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By Maria Gili
What do a cafeteria, a cleaning service company, a pasta factory, a slaughterhouse, and a resort in Egypt have in common? They are all quite possibly owned by the country’s military. And although everybody knows this, the detail of the defence budget is the biggest secret in town: literally. Ninety-nine per cent of the defence budget in Egypt is not disclosed. Whereas many defence establishments shield themselves from public scrutiny under the guise of national security, secrecy in this case serves to cover the huge profits made by the Egyptian military.
Citizens around the world – and specifically in the Middle East and North Africa – are too often kept in the dark with regard to the defence and security sector. They have no access to their country’s defence budget, despite it being funded with their taxes. Eighteen of the 19 countries assessed in the region by Transparency International UK’s Government Defence Anti-Corruption Index don’t even have a legislative committee to scrutinise the defence budget, or, if it does exist, it receives only partial information and has few powers.
Until a few weeks ago, many wouldn’t have been able to find Mali on a map, but the country has recently spiralled into a conflict that is threatening to press into neighbouring Algeria and resulted in the deaths of dozens of foreigners after they were taken hostage by jihadists in a gas plant. Algeria is worried about a further spill-over of the conflict across its borders. But also within Algeria’s borders there is room for concern, as the Government Defence Anti-Corruption Index suggests: Algeria was found to have a lack of anti-corruption controls in the field of military operations, which is a concern not only from the perspective of regional stability, but also from the risk of corruption. And this is not the only corruption risk the country faces: there are few anti-corruption controls over procurement in defence. If David Cameron’s recent visit to the country results in increased purchases from British firms, will there be sufficient oversight to curtail impropriety?
These are only some of the risks areas assessed in the new Index. The study, launched on 29 January, analyses what 82 countries do to reduce corruption risks in their defence sector. They are scored in bands from very low risk (A) to critical risk (F) according to detailed assessment across 77 indicators that cover five prominent risk areas in the sector: politics, finance, personnel, operations, and procurement.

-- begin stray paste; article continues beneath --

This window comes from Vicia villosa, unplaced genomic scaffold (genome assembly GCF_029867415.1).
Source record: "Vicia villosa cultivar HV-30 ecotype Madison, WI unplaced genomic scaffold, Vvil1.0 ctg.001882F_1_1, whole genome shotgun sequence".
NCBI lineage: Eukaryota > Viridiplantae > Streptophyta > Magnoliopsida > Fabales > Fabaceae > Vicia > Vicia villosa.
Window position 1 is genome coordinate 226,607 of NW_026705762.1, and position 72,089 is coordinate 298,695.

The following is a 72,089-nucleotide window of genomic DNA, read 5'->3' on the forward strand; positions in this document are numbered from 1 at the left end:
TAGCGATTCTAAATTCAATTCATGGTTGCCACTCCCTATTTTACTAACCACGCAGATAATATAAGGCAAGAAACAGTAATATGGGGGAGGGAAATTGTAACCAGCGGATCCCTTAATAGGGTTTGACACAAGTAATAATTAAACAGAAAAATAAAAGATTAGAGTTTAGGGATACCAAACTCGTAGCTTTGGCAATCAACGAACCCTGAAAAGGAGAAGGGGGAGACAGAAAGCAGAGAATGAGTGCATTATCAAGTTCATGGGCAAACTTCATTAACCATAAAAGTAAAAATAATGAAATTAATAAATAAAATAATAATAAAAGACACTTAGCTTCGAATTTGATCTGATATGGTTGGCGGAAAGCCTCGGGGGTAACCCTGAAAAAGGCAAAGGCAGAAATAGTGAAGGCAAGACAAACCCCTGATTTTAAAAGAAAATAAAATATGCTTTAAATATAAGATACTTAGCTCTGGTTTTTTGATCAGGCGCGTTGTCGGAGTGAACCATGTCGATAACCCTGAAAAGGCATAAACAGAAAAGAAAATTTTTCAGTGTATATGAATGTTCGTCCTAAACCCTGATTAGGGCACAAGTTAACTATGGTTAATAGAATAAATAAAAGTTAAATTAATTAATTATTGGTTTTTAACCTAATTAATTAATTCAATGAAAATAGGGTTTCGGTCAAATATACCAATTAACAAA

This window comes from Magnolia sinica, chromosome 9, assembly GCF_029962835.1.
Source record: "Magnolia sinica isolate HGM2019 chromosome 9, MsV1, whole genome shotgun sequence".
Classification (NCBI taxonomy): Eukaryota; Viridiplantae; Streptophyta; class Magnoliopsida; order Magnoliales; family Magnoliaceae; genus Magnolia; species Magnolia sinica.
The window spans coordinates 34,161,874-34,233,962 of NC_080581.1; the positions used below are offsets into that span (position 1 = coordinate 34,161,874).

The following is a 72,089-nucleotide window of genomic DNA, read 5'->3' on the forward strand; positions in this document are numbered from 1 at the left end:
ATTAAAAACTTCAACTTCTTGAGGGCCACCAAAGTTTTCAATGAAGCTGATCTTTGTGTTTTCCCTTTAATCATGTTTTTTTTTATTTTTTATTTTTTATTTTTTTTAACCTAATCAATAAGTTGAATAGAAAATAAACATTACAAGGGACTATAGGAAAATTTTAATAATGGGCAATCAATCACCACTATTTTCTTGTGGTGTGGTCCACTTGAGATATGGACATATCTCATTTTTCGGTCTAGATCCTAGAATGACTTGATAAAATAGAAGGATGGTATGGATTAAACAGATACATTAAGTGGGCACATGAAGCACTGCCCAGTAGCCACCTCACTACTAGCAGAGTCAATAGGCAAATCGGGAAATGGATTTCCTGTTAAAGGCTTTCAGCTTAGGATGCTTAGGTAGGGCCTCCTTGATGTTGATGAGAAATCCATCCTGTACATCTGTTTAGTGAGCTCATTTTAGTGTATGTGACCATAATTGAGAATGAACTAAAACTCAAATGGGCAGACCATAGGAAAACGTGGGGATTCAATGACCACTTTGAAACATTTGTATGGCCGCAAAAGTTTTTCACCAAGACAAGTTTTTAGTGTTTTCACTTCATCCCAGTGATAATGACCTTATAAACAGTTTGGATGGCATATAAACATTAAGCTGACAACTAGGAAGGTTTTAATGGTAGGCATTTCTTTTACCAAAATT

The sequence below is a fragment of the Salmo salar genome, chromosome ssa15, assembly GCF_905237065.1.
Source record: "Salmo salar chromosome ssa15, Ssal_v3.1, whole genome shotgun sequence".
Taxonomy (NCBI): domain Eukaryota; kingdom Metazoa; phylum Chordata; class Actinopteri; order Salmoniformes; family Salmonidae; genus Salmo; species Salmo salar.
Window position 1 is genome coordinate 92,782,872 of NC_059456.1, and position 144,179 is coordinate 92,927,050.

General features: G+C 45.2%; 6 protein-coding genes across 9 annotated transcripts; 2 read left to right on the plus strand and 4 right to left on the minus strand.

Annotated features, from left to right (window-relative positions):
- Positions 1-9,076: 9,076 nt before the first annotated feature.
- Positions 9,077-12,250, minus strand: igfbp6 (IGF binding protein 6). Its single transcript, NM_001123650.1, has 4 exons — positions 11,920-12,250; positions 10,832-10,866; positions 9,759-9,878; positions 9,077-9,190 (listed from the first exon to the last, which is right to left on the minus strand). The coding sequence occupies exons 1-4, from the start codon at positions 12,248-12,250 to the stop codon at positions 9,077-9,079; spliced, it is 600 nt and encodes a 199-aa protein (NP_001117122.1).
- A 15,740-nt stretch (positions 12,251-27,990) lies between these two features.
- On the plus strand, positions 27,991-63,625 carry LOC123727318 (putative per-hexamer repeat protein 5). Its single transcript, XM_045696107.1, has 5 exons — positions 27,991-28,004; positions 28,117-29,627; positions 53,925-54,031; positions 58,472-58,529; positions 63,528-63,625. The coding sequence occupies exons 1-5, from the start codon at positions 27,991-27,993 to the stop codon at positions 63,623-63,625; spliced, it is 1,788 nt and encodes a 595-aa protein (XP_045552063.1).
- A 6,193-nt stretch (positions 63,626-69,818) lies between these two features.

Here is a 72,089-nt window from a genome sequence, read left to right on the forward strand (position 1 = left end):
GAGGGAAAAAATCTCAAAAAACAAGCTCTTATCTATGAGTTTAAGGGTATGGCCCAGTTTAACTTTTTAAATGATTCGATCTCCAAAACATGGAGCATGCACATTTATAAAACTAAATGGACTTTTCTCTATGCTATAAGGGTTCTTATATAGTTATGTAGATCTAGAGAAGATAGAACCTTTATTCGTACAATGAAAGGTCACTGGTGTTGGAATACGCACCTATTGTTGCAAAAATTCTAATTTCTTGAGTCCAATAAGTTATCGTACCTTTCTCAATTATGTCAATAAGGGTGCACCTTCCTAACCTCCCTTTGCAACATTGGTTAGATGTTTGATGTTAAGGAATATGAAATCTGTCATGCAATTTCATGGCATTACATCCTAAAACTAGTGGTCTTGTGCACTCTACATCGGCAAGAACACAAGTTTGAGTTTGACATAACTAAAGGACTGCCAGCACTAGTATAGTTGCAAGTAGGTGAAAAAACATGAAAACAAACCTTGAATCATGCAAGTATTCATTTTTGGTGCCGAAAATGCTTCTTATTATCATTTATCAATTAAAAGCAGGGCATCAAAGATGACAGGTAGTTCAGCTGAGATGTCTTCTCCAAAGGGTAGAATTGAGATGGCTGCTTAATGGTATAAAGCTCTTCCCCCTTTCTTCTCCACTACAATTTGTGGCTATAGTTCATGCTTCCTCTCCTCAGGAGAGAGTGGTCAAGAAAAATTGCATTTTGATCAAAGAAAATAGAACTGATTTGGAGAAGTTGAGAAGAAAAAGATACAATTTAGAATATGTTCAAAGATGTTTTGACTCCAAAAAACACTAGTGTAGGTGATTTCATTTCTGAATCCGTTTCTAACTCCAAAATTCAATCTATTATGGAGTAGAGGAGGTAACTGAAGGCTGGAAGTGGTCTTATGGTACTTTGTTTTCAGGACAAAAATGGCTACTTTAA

In a new report focusing on the Middle East and North Africa, the study found that all 19 countries included in this study are placed in Bands D, E and F, hence at high risk of corruption in the sector. Algeria, Egypt, Libya, Syria, and Yemen are found to have a critical level of defence corruption risk, meaning that there is hardly any accountability in the defence and security establishments of these states. The best-scoring countries in the region are Israel, Kuwait, Lebanon, and the United Arab Emirates.
So what do the countries in this region have in common, according to the Index? Apart from the secrecy already mentioned, patronage and a lack of public involvement in defence decisions are widespread shortcomings.
The Index finds that the selection for sensitive posts or intelligence positions is often reported to be related with patronage networks. There is a risk that individuals self-interestedly misuse public office to advantage friends or people they know, potentially when it comes to hiding or protecting their fortunes. This may be particularly true of resource-rich countries in the region – Kuwait, UAE, Bahrain, Iraq, Oman, Algeria, Syria, Libya, and Yemen – which perform more poorly than resource-poor ones – Jordan, Lebanon, Israel, Palestine, Morocco, Tunisia, and Egypt.
Regarding the inability of citizens to get involved in defence decisions, and indeed their inability to discuss defence issues openly, there appears to be awareness among the public of the problem. Many of the countries in the Middle East and North Africa share a recent past of revolution and public outcry against corruption and demands for accountable governments that protect and serve their citizens, rather than themselves. Although it is true that all conflict and transition countries assessed in the region populate the lowest bands of the Index, it is also true that the Arab Spring has opened the door to a new beginning – the opportunity to tear corruption out by the roots.
Cries for reform must be matched by governments shaping up. Countries rebuilding their institutions need to incorporate the views and concerns of the people in the streets, especially when it comes to the defence sector, which has been tarnished by a history of secrecy and scandals that cost troops’ and citizens’ lives and money. Cleaning up and making the defence sector more open is not just the responsibility of officers and officials: now that citizens in the region have spoken out for change, they need to have the tools to help bring it about. The Government Defence Anti-Corruption Index is precisely that: an instrument to help the Arab Spring to blossom into the Arab Summer while momentum for change is rife.
Maria Gili is the communications officer for the Transparency International Defence and Security Programme